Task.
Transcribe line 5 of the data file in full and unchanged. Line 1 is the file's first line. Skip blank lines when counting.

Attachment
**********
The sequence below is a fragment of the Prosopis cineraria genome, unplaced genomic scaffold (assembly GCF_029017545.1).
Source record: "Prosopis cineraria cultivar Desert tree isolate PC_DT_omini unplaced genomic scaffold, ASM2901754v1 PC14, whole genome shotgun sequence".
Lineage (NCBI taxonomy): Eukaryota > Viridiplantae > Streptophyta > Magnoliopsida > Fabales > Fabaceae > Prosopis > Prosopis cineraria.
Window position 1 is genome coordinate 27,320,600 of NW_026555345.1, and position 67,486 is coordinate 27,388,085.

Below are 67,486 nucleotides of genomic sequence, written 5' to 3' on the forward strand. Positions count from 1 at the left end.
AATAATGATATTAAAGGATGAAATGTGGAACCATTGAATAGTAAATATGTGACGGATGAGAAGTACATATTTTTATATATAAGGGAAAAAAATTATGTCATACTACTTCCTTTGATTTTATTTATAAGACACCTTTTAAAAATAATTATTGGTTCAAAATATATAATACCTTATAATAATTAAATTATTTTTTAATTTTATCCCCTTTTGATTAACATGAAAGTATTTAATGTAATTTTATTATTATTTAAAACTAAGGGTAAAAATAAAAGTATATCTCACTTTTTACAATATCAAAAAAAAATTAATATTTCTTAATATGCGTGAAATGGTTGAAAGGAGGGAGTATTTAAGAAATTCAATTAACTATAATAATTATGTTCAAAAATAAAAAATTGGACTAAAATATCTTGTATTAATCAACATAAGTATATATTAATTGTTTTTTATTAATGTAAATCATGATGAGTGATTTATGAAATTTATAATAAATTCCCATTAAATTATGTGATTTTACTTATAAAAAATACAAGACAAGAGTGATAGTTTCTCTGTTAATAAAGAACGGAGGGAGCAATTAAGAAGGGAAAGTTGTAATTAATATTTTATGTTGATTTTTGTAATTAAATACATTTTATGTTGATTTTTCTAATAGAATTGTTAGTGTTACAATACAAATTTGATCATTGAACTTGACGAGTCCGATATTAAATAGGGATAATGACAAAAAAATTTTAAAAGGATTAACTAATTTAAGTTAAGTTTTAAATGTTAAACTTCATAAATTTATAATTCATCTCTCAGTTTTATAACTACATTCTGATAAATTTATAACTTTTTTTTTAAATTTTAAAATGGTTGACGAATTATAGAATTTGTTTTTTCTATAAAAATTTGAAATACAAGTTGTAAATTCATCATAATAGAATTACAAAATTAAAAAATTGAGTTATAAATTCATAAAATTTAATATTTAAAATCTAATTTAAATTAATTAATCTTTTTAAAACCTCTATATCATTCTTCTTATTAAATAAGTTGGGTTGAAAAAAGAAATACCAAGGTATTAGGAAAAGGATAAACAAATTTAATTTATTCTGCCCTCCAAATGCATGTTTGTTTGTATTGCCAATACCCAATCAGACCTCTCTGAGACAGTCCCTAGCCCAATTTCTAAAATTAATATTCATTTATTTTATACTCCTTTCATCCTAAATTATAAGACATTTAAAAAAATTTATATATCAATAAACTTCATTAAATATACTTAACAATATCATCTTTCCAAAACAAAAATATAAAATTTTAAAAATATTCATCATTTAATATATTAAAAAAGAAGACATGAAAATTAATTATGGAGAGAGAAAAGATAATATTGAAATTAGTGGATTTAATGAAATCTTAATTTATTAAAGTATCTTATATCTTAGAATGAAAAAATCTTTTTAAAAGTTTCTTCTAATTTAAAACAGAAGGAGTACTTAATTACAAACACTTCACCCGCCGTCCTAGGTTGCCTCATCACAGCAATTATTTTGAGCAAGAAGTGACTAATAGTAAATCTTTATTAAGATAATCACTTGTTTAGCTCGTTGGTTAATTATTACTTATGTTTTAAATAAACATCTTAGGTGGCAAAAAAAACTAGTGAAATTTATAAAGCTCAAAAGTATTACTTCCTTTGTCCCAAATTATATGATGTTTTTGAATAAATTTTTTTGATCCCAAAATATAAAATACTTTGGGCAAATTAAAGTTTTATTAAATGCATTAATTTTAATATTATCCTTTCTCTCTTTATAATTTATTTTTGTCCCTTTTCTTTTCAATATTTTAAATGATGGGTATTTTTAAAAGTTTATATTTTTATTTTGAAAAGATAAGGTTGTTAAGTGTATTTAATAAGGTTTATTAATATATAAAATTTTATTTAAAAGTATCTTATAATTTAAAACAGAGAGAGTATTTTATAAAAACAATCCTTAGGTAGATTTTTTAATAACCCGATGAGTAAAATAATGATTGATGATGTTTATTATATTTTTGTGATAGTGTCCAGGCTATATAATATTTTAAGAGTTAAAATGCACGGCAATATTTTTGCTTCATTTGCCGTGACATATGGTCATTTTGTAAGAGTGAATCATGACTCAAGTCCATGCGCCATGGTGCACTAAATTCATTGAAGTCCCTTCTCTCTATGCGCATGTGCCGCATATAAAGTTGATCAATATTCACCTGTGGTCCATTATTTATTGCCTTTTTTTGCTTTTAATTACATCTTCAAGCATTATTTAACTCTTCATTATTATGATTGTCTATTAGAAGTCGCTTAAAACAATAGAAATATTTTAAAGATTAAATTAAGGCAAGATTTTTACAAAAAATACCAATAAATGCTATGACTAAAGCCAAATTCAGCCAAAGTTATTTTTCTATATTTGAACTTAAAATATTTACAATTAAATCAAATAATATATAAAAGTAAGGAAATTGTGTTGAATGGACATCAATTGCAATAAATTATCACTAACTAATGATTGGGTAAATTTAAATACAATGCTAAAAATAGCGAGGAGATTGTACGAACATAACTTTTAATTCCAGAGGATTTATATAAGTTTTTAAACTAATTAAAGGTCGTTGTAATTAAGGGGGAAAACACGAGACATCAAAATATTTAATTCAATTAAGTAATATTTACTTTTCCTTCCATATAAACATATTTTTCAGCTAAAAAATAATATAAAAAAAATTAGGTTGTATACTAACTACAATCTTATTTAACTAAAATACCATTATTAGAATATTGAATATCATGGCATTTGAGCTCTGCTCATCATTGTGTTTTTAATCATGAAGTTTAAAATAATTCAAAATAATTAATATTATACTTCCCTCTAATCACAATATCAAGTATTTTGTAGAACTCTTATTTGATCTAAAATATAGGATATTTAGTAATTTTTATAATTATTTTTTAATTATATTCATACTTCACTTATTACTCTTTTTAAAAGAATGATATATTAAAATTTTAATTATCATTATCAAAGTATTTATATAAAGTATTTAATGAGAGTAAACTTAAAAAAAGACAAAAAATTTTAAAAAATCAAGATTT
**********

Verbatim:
Below are 67,486 nucleotides of genomic sequence, written 5' to 3' on the forward strand. Positions count from 1 at the left end.